Robert Kondrk Stories June 15, 2016

Update: A YouTube spokesperson responded to us with the following statement: The overwhelming majority of labels and publishers have licensing agreements in place with YouTube to leave fan videos up on the platform and earn revenue from them. Today the revenue from fan uploaded content accounts for roughly 50 percent of the music industry’s YouTube revenue. Any assertion that this content is largely unlicensed is false. To date, we have paid out over $3 billion to the music industry – and that number is growing year on year.

Nine Inch Nails frontman and Apple Music exec Trent Reznor has told Billboard that YouTube is built on stolen content:

Personally, I find YouTube’s business to be very disingenuous. It is built on the backs of free, stolen content and that’s how they got that big. I think any free-tiered service is not fair. It’s making their numbers and getting them a big IPO and it is built on the back of my work and that of my peers. That’s how I feel about it. Strongly.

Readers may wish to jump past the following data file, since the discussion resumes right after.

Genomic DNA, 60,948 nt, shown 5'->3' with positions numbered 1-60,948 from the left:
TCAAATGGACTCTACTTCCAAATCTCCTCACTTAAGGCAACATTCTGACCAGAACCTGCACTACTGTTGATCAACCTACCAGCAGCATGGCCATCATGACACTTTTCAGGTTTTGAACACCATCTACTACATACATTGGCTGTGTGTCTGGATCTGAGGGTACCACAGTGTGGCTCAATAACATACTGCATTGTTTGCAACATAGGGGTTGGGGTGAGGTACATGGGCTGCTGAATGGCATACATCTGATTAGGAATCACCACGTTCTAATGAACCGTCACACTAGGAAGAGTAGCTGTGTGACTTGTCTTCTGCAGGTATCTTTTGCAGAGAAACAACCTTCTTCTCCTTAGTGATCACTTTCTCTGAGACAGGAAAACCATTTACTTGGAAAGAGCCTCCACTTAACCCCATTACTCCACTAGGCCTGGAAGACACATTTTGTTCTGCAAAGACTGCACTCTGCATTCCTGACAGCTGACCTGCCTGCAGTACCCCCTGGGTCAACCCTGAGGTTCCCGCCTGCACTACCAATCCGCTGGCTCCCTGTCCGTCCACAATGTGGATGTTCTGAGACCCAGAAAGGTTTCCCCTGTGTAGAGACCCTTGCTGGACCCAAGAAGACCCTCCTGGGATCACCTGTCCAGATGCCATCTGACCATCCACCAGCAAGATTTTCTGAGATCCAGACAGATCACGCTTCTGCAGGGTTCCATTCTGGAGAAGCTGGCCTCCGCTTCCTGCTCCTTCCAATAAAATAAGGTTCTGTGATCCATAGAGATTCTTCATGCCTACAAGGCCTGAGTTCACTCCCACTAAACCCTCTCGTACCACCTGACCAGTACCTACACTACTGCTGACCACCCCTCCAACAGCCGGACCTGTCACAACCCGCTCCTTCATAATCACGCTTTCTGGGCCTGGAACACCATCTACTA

Reznor made the comments in an interview alongside Apple SVP Eddy Cue, VP Robert Kondrk and ‘no official job title’ Jimmy Iovine in which the three discussed the lessons they have learned through launching the streaming music service …

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Robert Kondrk Stories June 15, 2015

Suggestions that Apple will pay music owners just 58% of subscription payments for its Apple Music service are not true, says the company. Robert Kondrk, the Apple VP who has been working with Eddy Cue on negotiating deals with music labels, says that company actually pays a little more than the industry-standard 70% figure.

In the U.S., Apple will pay music owners 71.5 percent of Apple Music’s subscription revenue. Outside the U.S., the number will fluctuate, but will average around 73 percent, he told Re/code in an interview. Executives at labels Apple is working with confirmed the figures.

The 58% number doing the rounds earlier this month appears to be based on a misunderstanding: that’s the usual cut for the label, which owns the recording; the publisher, which owns the rights to the song itself, gets a 12% cut. Add the two together, and you get the 70% number that is standard for streaming music services.

But the most interesting revelation to me was that Apple is not paying music labels a single cent for tracks streamed during the three-month free trial period …  expand full story

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